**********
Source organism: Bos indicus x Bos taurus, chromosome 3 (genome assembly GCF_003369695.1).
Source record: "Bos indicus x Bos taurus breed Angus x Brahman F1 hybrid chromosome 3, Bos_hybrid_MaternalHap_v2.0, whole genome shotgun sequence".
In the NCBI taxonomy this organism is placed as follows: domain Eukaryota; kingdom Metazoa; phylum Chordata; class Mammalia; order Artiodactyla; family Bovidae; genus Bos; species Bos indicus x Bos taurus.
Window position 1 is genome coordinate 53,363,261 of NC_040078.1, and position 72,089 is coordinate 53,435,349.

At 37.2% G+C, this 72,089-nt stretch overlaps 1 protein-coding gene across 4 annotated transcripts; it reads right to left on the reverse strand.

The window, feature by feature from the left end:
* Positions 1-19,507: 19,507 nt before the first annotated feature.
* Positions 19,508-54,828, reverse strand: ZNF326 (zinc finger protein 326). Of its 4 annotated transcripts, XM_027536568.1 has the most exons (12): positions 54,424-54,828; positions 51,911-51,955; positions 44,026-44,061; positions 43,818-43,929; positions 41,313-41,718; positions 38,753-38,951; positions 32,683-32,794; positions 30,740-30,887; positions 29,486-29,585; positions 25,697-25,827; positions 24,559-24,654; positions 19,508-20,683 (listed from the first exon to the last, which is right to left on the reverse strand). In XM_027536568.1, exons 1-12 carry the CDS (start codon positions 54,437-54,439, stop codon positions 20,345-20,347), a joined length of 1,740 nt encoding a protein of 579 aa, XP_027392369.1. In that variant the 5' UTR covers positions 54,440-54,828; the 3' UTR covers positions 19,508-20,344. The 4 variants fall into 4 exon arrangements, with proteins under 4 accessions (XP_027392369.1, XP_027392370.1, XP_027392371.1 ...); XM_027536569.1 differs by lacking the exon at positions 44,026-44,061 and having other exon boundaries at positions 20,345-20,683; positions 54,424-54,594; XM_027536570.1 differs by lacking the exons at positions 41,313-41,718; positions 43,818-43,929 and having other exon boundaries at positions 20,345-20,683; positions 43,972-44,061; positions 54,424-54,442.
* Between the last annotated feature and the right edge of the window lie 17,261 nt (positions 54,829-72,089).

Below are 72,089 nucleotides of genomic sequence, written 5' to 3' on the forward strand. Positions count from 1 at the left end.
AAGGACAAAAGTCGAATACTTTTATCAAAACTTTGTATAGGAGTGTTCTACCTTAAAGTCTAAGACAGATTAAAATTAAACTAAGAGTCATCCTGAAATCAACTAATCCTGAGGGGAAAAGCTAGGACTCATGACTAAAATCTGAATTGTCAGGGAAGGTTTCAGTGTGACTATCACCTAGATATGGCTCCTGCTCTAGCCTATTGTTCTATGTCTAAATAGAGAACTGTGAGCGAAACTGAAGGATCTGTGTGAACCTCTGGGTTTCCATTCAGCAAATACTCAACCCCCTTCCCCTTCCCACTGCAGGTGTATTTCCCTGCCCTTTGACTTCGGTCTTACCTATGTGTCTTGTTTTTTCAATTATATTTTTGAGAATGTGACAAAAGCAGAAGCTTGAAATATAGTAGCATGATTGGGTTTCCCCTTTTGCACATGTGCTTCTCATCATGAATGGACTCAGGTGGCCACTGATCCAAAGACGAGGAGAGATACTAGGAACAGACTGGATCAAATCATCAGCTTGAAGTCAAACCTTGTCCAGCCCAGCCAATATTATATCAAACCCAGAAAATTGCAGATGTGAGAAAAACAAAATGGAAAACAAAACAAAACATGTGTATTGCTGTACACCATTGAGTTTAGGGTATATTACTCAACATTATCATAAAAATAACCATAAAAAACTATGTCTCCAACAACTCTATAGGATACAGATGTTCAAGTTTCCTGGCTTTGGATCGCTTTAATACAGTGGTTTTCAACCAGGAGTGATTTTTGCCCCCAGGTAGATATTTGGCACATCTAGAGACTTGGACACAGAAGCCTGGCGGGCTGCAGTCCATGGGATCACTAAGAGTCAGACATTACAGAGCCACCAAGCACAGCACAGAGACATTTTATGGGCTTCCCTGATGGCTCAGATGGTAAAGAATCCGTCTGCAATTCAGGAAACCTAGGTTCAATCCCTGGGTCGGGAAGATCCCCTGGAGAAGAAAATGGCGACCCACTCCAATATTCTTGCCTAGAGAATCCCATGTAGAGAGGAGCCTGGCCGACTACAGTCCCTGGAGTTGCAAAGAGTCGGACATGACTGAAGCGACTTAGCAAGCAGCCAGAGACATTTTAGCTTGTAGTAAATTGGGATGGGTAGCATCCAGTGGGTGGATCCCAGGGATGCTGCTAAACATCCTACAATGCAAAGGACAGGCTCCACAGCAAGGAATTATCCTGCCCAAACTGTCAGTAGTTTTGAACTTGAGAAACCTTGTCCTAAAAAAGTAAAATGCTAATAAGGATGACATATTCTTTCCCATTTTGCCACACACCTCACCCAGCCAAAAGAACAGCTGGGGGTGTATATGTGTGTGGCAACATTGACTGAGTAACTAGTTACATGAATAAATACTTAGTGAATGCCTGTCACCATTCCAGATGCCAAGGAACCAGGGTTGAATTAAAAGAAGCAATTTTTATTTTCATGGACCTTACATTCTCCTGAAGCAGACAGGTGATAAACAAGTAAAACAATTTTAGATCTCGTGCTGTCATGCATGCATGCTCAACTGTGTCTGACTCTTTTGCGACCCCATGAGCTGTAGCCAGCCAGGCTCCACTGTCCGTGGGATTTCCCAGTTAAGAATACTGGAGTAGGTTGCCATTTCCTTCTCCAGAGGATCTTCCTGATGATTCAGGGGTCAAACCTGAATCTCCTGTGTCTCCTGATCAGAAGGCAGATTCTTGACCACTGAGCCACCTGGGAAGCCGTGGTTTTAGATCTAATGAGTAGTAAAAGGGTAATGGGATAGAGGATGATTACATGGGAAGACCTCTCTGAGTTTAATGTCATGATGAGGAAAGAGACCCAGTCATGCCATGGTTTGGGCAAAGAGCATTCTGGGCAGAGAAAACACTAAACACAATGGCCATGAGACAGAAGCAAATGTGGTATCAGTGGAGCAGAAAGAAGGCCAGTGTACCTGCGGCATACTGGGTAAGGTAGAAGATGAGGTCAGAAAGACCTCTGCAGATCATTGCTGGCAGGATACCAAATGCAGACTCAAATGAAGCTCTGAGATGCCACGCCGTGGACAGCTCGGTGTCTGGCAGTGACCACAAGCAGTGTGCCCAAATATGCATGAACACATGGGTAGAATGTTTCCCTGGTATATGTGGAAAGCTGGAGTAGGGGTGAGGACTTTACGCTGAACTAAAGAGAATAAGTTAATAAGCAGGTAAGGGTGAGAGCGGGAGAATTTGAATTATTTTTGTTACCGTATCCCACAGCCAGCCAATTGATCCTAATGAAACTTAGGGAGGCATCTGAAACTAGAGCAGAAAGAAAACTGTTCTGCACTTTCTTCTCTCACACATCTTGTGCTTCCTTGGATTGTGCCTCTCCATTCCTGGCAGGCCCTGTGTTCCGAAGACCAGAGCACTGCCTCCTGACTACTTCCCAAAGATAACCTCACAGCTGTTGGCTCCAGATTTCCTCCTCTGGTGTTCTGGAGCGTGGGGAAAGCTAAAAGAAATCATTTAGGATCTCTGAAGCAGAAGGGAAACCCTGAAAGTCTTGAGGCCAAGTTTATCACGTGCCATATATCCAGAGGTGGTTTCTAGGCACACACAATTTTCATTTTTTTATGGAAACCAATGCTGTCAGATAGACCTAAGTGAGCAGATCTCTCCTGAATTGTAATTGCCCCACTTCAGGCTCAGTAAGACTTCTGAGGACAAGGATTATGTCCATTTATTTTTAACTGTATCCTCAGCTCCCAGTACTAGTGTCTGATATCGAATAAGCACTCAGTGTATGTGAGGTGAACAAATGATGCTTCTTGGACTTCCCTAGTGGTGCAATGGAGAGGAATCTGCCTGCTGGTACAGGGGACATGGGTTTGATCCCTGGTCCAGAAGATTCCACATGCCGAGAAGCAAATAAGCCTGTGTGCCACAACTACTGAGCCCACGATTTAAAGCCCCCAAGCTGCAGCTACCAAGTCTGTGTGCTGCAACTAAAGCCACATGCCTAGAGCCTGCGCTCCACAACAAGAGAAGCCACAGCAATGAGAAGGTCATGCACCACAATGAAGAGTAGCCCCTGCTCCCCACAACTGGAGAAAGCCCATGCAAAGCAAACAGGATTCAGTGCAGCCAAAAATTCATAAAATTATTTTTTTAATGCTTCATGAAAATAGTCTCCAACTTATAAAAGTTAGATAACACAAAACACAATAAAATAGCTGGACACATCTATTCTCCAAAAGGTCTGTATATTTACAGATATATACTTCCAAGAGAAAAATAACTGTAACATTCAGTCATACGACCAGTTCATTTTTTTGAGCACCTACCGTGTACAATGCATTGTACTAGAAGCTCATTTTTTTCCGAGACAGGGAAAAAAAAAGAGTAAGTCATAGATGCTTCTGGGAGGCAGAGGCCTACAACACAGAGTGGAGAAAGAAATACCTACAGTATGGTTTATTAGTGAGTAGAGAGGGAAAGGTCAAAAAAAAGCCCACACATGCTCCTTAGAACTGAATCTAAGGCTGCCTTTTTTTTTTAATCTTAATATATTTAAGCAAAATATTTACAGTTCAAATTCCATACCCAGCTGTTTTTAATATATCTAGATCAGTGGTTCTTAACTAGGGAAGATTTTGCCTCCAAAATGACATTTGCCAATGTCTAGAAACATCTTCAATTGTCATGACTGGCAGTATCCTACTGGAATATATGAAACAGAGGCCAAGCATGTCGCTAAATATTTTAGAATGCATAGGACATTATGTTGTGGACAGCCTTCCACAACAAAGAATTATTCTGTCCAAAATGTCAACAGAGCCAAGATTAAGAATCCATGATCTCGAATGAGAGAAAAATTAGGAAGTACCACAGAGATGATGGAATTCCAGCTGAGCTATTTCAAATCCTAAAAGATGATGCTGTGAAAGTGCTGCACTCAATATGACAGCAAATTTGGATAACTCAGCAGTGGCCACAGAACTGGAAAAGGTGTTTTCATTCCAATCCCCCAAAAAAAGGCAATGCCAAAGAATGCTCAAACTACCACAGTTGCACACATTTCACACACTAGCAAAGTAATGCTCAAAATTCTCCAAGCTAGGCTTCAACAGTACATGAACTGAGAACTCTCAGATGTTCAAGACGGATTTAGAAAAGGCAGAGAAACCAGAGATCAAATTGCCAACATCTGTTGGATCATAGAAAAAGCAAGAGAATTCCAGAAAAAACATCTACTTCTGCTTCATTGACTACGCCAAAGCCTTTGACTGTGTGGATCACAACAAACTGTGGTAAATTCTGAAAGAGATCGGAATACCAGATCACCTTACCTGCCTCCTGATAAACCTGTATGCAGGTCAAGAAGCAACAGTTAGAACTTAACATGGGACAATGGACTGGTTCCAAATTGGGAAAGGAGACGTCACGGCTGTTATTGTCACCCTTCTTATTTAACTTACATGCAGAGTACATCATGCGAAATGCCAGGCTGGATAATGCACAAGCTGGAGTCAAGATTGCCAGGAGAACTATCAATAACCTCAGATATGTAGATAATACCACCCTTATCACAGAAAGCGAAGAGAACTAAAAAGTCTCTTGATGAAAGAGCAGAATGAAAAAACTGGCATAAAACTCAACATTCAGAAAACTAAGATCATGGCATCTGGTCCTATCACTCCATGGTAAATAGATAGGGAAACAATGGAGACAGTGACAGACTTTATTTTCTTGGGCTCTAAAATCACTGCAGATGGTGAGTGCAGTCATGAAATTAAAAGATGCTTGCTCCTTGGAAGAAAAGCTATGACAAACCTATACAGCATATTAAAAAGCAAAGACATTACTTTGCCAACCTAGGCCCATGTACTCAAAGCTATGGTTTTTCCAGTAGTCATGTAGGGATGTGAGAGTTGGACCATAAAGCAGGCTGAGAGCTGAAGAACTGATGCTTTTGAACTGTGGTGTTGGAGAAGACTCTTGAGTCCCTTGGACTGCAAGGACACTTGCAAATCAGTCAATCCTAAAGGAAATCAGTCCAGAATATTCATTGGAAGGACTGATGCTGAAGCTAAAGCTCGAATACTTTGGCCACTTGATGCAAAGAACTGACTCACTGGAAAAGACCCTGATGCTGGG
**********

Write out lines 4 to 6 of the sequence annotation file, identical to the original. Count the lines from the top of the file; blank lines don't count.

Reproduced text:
Window position 1 is genome coordinate 53,363,261 of NC_040078.1, and position 72,089 is coordinate 53,435,349.

At 37.2% G+C, this 72,089-nt stretch overlaps 1 protein-coding gene across 4 annotated transcripts; it reads right to left on the reverse strand.

The window, feature by feature from the left end: